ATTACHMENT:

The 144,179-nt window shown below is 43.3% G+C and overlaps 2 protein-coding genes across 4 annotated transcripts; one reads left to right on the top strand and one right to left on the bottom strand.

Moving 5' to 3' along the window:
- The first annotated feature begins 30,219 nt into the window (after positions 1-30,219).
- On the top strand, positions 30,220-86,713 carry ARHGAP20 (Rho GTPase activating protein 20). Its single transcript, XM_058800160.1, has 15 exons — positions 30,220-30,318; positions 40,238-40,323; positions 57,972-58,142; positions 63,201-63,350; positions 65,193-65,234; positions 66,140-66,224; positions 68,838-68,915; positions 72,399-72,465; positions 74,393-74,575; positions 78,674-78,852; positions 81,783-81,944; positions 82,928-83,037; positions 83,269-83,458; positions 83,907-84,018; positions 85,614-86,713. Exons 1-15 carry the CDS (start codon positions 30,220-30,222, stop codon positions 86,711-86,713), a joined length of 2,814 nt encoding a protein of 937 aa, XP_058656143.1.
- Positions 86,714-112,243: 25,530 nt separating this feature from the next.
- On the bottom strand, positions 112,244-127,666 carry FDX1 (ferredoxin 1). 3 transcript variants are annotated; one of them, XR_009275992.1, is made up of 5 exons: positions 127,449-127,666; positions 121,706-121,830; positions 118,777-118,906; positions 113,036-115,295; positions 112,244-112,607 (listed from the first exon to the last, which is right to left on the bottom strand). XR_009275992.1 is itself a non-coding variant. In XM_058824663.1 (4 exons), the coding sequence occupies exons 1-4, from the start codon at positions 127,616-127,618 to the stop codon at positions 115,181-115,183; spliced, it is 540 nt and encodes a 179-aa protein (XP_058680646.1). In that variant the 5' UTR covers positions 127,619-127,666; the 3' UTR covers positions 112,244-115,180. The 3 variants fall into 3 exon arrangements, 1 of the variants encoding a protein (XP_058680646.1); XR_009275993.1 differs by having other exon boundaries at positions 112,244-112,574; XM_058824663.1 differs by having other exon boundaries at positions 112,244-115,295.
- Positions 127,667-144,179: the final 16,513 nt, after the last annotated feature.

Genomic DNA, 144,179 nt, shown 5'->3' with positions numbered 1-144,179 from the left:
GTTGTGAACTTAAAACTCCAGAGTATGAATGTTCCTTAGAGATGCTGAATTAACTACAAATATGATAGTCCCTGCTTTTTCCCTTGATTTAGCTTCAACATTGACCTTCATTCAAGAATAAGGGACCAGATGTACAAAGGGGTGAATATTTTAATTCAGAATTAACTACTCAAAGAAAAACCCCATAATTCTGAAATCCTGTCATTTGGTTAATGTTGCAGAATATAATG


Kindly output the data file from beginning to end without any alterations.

The 144,179-nt window shown below is 43.3% G+C and overlaps 2 protein-coding genes across 4 annotated transcripts; one reads left to right on the top strand and one right to left on the bottom strand.

Moving 5' to 3' along the window:
- The first annotated feature begins 30,219 nt into the window (after positions 1-30,219).
- On the top strand, positions 30,220-86,713 carry ARHGAP20 (Rho GTPase activating protein 20). Its single transcript, XM_058800160.1, has 15 exons — positions 30,220-30,318; positions 40,238-40,323; positions 57,972-58,142; positions 63,201-63,350; positions 65,193-65,234; positions 66,140-66,224; positions 68,838-68,915; positions 72,399-72,465; positions 74,393-74,575; positions 78,674-78,852; positions 81,783-81,944; positions 82,928-83,037; positions 83,269-83,458; positions 83,907-84,018; positions 85,614-86,713. Exons 1-15 carry the CDS (start codon positions 30,220-30,222, stop codon positions 86,711-86,713), a joined length of 2,814 nt encoding a protein of 937 aa, XP_058656143.1.
- Positions 86,714-112,243: 25,530 nt separating this feature from the next.
- On the bottom strand, positions 112,244-127,666 carry FDX1 (ferredoxin 1). 3 transcript variants are annotated; one of them, XR_009275992.1, is made up of 5 exons: positions 127,449-127,666; positions 121,706-121,830; positions 118,777-118,906; positions 113,036-115,295; positions 112,244-112,607 (listed from the first exon to the last, which is right to left on the bottom strand). XR_009275992.1 is itself a non-coding variant. In XM_058824663.1 (4 exons), the coding sequence occupies exons 1-4, from the start codon at positions 127,616-127,618 to the stop codon at positions 115,181-115,183; spliced, it is 540 nt and encodes a 179-aa protein (XP_058680646.1). In that variant the 5' UTR covers positions 127,619-127,666; the 3' UTR covers positions 112,244-115,180. The 3 variants fall into 3 exon arrangements, 1 of the variants encoding a protein (XP_058680646.1); XR_009275993.1 differs by having other exon boundaries at positions 112,244-112,574; XM_058824663.1 differs by having other exon boundaries at positions 112,244-115,295.
- Positions 127,667-144,179: the final 16,513 nt, after the last annotated feature.

Genomic DNA, 144,179 nt, shown 5'->3' with positions numbered 1-144,179 from the left:
GTTGTGAACTTAAAACTCCAGAGTATGAATGTTCCTTAGAGATGCTGAATTAACTACAAATATGATAGTCCCTGCTTTTTCCCTTGATTTAGCTTCAACATTGACCTTCATTCAAGAATAAGGGACCAGATGTACAAAGGGGTGAATATTTTAATTCAGAATTAACTACTCAAAGAAAAACCCCATAATTCTGAAATCCTGTCATTTGGTTAATGTTGCAGAATATAATG